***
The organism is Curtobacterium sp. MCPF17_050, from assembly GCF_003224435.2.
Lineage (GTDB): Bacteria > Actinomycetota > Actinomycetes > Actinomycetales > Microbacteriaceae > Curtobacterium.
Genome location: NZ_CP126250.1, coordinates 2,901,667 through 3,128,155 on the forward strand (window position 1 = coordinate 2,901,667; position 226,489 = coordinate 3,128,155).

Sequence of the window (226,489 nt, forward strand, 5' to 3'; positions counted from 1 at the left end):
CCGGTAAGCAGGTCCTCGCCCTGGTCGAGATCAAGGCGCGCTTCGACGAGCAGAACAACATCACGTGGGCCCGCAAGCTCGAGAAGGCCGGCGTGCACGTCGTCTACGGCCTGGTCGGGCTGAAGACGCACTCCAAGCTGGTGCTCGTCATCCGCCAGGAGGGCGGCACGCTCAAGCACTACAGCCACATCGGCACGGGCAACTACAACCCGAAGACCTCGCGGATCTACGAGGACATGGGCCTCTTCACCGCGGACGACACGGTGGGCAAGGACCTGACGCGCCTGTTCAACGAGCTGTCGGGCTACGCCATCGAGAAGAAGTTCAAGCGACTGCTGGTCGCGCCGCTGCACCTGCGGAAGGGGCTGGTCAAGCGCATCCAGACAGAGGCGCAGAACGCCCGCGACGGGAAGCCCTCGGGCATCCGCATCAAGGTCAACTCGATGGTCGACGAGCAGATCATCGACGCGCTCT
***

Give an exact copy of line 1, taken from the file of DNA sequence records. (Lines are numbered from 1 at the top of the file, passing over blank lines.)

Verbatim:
The organism is Curtobacterium sp. MCPF17_050, from assembly GCF_003224435.2.